Add the wine vinegar and sugar and cook for a further 15 minutes. The tomatoes should have on an almost lumpy sauce texture; if the sauce is very thick, simply fold in a little more olive oil. Allow to cool until just warm, then season with salt and Tabasco. Makes about 2 cups. This sauce goes well with seafood of all types. It’s almost like eating a chunky, spicy tomato chutney. Once made, it can be stored in the refrigerator for up to two weeks.
Stracotto of Lamb with Olives and Orange
Stracotto of Lamb with Olives and Orange
1 boneless leg of lamb (about 2.25 kg), butterflied
salt and pepper
60ml (¼ cup) extra virgin olive oil
2 medium red onions, chopped into 1cm dice
4 garlic cloves, peeled and left whole
2 anchovy fillets, rinsed and dried
2 oranges, quartered, deseeded, and sliced into 5–6mm quarter-moons
1 cup Tuscan green olives or picholines
125 ml (½ cup) freshly squeezed orange juice
250 ml (1 cup) Chianti or other dry red wine
250 ml (1 cup) basic tomato sauce (sugo)
Preheat the oven to 170°C.
Trim most of the fat from the lamb and season to taste with the salt and pepper. In a large, heavy-based casserole, heat the oil until almost smoking. Brown the lamb on both sides until dark golden brown and remove to a side dish.
Add the onion, garlic, anchovies and orange pieces to the casserole and cook over medium heat until softened (4–6 minutes) scraping the casserole base with a wooden spoon to loosen the brown bits.
Add the olives, orange juice, wine and tomato sauce and bring to the boil. Return the lamb to the casserole, bring to the boil, then cover and bake for 1½–2 hours or until fork-tender. Remove from the oven, then simmer over medium heat for 10–15 minutes or until the sauce has thickened and reduced. Slice the lamb and serve with the sauce.
Melbourne Food and Wine Festival - Australia's internationally acclaimed celebration of food and wine. Each year in March Melbourne Food and Wine Festival unveils a world-class program of more than 250 events - a true expression of Melbourne’s infamous love of food and wine that captures the attention of food-lovers in their hundreds of thousands. The Festival spills through restaurant doors, down laneways, up onto rooftops, into bustling foodie precincts and deep into picturesque wine country.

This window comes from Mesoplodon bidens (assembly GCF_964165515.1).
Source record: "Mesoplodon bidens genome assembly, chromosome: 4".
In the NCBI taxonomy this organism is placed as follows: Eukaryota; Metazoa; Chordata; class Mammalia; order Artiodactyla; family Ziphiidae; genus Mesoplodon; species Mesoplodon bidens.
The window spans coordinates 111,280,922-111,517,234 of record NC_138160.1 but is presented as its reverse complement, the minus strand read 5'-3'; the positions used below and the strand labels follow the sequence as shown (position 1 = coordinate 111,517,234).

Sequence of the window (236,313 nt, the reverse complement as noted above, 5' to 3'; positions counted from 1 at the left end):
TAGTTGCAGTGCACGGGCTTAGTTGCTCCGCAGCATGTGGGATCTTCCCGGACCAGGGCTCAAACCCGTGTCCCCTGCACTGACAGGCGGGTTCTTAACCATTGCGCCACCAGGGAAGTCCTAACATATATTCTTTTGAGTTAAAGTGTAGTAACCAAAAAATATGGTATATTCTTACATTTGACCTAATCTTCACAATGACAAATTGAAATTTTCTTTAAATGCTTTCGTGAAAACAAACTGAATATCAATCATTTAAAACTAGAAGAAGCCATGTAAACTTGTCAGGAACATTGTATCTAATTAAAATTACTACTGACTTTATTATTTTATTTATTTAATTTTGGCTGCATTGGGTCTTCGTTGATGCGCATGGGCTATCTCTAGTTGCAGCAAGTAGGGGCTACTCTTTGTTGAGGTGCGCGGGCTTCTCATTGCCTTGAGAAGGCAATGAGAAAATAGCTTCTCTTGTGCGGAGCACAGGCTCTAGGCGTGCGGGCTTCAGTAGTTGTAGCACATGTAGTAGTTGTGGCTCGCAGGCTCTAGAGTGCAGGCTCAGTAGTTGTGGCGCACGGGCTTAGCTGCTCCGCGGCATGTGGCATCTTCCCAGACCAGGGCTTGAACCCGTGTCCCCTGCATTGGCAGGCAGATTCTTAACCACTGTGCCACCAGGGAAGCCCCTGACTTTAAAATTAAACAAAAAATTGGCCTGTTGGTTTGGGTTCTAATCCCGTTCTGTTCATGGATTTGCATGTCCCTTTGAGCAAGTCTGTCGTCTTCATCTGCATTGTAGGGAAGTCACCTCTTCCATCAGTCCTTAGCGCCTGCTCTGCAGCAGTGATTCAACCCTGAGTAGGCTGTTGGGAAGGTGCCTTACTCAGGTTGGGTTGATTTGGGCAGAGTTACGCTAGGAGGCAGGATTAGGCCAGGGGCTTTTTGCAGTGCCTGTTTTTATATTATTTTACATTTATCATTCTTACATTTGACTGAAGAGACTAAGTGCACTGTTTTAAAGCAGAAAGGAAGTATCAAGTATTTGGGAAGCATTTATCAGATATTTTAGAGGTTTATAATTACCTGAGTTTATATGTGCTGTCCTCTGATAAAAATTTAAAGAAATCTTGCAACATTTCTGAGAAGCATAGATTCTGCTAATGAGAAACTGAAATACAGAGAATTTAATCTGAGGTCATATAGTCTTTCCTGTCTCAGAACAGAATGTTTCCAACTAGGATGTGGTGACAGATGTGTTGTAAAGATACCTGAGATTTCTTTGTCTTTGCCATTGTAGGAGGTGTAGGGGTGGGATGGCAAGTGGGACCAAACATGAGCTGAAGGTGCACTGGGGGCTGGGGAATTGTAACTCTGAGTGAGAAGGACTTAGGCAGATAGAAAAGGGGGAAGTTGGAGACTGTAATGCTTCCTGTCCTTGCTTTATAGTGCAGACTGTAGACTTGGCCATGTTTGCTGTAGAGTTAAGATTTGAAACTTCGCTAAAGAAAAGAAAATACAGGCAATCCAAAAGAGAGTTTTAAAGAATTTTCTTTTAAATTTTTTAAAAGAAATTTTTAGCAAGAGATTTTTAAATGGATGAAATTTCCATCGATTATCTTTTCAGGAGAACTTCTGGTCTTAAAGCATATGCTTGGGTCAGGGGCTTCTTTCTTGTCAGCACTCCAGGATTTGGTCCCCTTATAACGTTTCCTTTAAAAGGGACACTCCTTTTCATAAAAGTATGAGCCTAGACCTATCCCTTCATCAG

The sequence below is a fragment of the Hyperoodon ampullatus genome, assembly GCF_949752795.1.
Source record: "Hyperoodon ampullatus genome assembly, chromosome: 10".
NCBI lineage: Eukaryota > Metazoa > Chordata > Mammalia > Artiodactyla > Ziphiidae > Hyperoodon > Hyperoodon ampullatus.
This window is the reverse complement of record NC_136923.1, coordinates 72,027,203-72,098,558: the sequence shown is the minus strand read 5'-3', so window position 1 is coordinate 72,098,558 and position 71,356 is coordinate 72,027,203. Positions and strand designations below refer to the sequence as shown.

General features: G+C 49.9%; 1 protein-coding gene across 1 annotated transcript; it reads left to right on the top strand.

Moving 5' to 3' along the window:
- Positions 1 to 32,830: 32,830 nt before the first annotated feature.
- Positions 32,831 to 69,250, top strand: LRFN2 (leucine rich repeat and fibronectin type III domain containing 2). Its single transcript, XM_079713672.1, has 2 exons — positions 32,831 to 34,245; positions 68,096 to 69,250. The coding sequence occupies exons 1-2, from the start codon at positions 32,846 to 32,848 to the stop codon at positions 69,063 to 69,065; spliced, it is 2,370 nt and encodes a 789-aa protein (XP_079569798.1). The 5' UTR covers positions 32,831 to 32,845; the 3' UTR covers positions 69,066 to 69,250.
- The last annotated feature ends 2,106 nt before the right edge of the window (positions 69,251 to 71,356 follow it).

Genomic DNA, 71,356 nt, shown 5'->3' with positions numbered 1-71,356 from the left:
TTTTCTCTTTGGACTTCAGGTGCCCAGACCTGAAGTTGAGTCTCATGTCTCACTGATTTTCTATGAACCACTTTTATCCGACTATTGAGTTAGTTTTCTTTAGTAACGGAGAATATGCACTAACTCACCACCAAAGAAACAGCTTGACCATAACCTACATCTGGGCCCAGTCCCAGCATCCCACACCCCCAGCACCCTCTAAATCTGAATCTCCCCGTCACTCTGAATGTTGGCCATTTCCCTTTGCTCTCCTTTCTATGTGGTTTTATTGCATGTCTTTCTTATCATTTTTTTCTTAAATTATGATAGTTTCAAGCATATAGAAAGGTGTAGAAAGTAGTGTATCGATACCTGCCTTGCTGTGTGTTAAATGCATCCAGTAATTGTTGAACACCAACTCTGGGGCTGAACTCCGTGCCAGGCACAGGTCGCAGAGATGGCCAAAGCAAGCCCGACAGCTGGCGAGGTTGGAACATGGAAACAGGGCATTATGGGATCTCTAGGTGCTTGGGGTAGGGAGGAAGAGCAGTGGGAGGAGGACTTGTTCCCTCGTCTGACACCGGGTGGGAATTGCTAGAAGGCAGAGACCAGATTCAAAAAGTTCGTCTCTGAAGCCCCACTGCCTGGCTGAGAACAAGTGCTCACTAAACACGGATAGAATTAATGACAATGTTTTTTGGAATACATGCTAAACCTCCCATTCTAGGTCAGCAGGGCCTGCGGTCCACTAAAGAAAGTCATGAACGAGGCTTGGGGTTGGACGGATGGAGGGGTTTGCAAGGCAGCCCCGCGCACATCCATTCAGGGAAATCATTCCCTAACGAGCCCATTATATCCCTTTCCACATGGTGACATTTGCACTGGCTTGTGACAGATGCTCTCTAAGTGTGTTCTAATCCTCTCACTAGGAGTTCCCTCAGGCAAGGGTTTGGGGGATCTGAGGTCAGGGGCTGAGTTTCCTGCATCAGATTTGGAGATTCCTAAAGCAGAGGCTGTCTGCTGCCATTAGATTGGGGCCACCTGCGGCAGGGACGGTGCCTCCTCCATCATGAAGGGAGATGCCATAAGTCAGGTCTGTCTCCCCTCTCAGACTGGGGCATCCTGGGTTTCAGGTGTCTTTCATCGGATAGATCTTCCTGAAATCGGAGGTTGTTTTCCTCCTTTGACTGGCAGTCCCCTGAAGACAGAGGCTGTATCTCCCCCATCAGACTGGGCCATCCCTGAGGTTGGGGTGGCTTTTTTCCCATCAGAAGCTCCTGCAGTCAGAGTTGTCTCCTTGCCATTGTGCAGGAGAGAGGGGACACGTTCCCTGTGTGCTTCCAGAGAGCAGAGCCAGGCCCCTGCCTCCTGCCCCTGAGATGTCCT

Now in its 21st year, the Festival’s prestigious reputation attracts the world’s biggest culinary and wine personalities to its door to participate in a program that also showcases Victoria’s own celebrated chefs, restaurateurs, winemakers, sommeliers, producers and artisans.
“The Chicago Tribune voted this particular festival as one of the five things you should do before you die”.
This book may just inspire you to not wait that long.
Pan con Chocolate
Pan con Chocolate
300g dark chocolate (50% cocoa solids), chopped
4 eggs, separated
100g unsalted butter,softened
2 tablespoons caster sugar
200g firm two-day old white bread (high tin loaf), crusts removed
and cut into 2mm thick slices, then into 8cm × 2cm fingers
olive oil, to drizzle
good-quality sea salt flakes, to sprinkle
Gently melt the chocolate in a bowl placed over a saucepan of simmering water for 5 minutes, stirring occasionally. Ensure the base of the bowl doesn’t touch the water.
Remove from the heat, whisk in the egg yolks, then the butter and stir until all the butter has melted. In another bowl, whisk the egg white until soft peaks form, then, whisking continuously, gradually add the sugar. Do not overbeat.
Mix one-third of the meringue into the chocolate mixture until nearly combined, then gently fold through the remaining meringue. Pour the mixture into a greased and baking paper-lined 25cm × 10cm loaf tin, cover and refrigerate for one hour or until just set.
It should be served not too cold and just set, so it is important to make this very close to the time required.
Meanwhile, preheat the oven to 180°C. Place the bread slices in a single layer on a baking tray, then cover with another baking tray the same size and bake for 15 minutes or until crisp. Cool, then place the wafers in an airtight container.
To serve, invert the chocolate onto a chopping board and cut into slices. Drizzle with olive oil, then sprinkle with a tiny pinch of salt. Serve with the bread wafers.